Crypto: New Money, Old Problems?

Cryptocurrency may be a relatively new phenomenon, but the principles are similar to other forms of investment. And as such, there are winners and losers.

Crypto: New Money, Old Problems?

“That's amazing to me.”

Isaac angles his camera towards a computer screen, displaying a sharply upward trending graph. Bitcoin has just hit an all-time high of $111.

“I’m right here watching history being made.”

That recording was made in 2013. At the time of writing, the price of Bitcoin stands at over $46,000. In a follow-up video, the YouTuber claims he held onto his investment, describing it as the “best decision I ever made financially in my life”.

This type of story makes the world of cryptocurrency seem highly appealing. And yet for every success story, there are many horror stories. How many investors have followed the hype and hysteria at precisely the wrong time, only to see their investment plummet irrecoverably into the red?

Cryptocurrency may be a relatively new phenomenon, but the principles are similar to other forms of investment. And as such, there are winners and losers.

In the Bible, Jesus told a story that warned of the dangers of investing. But it wasn't along the lines of the "10 mistakes investors make" style videos you'll find on YouTube. The man in the story did not blow his savings in risky trades. He lived out an investor's dream.

Well, almost.

He was a landowner who had reached that most desirable stage in his investment journey. His days of sacrifice and risk were behind him. His land had produced enough fruit to see him through retirement. He said to himself,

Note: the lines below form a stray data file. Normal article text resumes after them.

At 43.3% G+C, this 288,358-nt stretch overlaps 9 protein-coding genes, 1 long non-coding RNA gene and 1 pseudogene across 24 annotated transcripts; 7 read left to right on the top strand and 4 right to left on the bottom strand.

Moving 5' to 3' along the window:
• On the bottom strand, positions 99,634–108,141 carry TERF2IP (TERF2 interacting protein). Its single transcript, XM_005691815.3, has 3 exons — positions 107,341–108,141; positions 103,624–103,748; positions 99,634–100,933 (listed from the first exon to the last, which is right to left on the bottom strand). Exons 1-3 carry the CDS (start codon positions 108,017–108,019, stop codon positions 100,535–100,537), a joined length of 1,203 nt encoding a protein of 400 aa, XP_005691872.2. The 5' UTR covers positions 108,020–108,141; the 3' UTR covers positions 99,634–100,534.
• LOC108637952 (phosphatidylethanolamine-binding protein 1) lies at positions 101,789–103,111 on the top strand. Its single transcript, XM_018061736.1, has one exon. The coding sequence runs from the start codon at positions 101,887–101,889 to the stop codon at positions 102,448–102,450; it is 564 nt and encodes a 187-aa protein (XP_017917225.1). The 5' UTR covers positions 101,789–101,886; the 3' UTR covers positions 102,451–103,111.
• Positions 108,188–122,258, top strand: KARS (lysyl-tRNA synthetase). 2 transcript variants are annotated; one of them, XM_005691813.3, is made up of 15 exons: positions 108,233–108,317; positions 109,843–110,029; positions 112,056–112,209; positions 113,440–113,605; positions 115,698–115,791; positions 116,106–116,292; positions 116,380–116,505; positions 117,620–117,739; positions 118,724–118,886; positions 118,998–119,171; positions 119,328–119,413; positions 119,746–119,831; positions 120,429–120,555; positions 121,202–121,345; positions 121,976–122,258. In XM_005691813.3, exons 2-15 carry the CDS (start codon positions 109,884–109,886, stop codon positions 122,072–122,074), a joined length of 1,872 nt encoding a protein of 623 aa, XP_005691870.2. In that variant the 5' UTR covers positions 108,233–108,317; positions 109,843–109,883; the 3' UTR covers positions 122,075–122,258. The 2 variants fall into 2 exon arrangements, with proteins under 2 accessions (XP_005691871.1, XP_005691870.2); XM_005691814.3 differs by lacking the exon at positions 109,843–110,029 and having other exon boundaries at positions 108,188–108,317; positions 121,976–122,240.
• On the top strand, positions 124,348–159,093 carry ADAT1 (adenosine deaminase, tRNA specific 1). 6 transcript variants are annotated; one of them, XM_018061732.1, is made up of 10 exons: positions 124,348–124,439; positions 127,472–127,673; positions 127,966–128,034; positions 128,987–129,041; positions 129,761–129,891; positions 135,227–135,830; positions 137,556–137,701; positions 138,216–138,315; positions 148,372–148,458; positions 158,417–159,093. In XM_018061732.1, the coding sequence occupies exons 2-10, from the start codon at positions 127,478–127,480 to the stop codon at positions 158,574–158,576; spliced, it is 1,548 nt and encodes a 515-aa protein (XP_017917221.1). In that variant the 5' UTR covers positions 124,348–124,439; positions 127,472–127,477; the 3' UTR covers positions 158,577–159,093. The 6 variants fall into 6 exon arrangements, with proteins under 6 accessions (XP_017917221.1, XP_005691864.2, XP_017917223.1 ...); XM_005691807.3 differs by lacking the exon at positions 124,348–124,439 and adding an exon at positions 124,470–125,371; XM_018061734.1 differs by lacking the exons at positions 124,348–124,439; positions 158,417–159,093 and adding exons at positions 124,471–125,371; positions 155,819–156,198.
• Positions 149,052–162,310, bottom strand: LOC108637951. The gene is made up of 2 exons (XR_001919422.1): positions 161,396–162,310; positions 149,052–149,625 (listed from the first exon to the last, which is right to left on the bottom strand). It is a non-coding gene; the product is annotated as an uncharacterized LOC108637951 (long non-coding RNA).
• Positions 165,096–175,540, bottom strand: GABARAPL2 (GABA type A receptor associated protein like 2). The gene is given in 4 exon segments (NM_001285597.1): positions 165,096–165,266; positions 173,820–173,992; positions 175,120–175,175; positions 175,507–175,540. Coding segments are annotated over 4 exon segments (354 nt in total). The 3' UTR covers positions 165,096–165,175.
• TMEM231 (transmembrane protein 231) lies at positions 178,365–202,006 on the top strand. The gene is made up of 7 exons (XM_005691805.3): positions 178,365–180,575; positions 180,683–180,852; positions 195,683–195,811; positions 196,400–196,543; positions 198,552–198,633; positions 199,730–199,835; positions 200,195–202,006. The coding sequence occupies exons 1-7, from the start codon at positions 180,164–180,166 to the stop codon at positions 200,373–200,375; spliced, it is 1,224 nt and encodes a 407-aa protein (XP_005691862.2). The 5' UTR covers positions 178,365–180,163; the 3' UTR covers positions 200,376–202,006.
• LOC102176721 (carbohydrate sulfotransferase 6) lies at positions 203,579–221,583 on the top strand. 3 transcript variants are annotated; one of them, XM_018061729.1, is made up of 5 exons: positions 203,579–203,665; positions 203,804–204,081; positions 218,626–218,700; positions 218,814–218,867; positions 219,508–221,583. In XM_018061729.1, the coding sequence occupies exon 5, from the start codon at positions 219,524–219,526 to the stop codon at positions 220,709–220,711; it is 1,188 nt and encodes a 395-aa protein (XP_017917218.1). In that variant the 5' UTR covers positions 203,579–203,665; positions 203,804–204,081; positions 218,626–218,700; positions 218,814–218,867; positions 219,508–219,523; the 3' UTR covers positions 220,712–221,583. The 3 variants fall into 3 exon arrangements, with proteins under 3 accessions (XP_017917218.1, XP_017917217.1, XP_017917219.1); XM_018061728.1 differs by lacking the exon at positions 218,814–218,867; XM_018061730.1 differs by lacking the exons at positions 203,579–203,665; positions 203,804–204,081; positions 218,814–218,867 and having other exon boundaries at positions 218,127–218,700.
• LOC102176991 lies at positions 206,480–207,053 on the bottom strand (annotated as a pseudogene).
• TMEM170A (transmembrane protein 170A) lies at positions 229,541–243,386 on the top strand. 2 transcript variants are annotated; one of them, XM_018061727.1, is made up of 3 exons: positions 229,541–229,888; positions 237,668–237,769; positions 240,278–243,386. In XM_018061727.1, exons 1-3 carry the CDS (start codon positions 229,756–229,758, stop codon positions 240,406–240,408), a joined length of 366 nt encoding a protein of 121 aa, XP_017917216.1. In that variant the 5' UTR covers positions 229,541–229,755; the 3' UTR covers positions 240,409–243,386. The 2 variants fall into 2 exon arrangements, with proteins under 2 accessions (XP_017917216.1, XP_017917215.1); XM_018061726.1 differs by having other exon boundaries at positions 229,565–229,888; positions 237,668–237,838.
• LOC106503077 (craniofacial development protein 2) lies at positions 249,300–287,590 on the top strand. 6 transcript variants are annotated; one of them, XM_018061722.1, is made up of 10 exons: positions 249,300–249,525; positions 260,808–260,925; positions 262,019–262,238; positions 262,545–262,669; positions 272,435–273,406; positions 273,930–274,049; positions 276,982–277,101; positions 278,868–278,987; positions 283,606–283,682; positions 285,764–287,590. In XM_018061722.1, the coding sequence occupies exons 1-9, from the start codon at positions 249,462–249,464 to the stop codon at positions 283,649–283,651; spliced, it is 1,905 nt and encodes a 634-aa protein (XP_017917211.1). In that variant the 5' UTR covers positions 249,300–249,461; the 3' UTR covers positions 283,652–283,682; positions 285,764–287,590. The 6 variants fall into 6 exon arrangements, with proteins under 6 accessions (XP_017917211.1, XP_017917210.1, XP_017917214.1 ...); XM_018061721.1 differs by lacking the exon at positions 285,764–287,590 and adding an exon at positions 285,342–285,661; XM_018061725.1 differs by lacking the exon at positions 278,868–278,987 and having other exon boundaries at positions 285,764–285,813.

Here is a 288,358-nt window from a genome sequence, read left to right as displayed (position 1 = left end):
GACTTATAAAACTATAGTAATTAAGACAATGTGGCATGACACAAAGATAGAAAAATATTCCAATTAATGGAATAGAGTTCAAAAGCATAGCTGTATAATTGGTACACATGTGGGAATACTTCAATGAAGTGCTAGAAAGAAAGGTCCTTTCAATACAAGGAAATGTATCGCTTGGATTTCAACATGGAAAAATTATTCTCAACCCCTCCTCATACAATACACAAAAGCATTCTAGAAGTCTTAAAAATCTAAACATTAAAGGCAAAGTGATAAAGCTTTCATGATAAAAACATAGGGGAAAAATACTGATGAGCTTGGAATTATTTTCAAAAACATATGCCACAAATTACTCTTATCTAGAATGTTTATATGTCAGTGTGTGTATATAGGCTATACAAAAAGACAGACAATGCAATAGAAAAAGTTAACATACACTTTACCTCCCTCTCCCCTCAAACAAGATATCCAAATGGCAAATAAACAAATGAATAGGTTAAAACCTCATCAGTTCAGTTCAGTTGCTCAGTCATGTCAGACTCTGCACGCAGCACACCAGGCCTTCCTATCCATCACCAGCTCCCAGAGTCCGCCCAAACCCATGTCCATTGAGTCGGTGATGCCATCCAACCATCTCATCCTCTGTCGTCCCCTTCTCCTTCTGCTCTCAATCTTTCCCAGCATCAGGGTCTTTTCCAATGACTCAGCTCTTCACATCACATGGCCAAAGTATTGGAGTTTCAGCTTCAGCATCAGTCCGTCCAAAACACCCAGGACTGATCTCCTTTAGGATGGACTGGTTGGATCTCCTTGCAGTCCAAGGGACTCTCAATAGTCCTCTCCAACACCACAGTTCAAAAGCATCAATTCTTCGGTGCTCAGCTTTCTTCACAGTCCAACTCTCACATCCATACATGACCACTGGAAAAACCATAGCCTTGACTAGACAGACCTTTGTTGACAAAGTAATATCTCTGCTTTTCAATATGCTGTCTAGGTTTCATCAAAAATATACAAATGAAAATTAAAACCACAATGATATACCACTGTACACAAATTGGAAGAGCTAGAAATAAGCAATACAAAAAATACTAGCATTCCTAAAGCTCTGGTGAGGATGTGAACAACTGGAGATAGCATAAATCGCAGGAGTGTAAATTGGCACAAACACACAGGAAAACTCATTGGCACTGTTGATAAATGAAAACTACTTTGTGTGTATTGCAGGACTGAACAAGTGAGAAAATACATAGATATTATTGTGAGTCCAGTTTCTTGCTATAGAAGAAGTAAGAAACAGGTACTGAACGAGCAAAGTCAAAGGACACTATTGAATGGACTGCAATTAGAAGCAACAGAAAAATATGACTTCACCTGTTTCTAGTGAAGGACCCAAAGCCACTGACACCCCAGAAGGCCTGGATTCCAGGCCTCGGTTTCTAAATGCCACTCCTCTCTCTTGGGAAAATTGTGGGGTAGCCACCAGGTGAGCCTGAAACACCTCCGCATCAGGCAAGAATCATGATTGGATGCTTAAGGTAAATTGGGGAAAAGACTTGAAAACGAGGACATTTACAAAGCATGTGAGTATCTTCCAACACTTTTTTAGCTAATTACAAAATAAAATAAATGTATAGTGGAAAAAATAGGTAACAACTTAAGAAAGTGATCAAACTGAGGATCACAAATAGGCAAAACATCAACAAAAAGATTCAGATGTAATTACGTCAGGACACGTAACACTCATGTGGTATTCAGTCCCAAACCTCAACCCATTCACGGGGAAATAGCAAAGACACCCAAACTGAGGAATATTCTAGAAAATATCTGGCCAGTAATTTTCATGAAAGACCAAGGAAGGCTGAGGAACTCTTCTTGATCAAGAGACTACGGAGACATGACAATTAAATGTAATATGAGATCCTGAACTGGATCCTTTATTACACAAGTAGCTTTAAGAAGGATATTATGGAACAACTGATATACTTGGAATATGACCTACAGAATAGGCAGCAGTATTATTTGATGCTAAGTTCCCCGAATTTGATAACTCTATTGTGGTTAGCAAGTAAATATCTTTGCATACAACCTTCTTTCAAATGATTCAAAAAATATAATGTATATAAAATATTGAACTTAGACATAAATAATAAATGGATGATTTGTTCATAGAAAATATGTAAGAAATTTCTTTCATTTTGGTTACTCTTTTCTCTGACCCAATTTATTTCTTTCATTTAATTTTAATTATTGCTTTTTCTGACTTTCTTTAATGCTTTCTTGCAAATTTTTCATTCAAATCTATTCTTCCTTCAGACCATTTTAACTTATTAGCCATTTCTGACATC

Soul, you have many goods laid up for many years; take your ease; eat, drink, and be merry” (Luke 12:19).

Though this may seem an envious situation to be in, the story was not a celebration of the man's success but a cautionary tale.

But God said to him, ‘Fool! This night your soul will be required of you; then whose will those things be which you have provided?’” (Luke 12:20).

The profits which were to set him up for “many years” were to become meaningless “this night” as he passed from life to death. Everything he had worked for was about to slip through his fingers and belong to someone else.

In no way does the Bible condemn the ownership of possessions. And it says much in favour of hard work and planning for the future. But this story highlights the problem of focussing on economic prosperity with no regard for God. Jesus concluded the parable by stating:

So is he who lays up treasure for himself, and is not rich toward God” (Luke 12:21).

It might be painful to consider but it is nonetheless true: even if our investments, crypto or otherwise, surpass our wildest dreams, they will one day cease to be of any value to us. The moment we die, everything we own will become someone else’s possession. Jesus, throughout His teaching, was at pains to expose the folly of materialism to His hearers:

One’s life does not consist in the abundance of the things he possesses” (Luke 12:15).

It is easy to be seduced and deceived by the allure of economic prosperity. Like the man in the story, we can be so taken up with wealth generation and retirement plans that we set aside thoughts of God, sin and judgement. Such thinking will make us ill-prepared for eternity.

Jesus not only warned against this in His teaching but ultimately gave Himself as a sacrifice so that we might be prepared to meet our God.

The cross focuses us on what matters most. It is the place where Christ died for sin. Where He opened up the way for lost humanity to be restored to God. He died and rose again to give forgiveness of sin and eternal life to those who repent and believe in Him.

For what will it profit a man if he gains the whole world, and loses his own soul?” (Mark 8:36).


Photo credit: Viktor Forgacs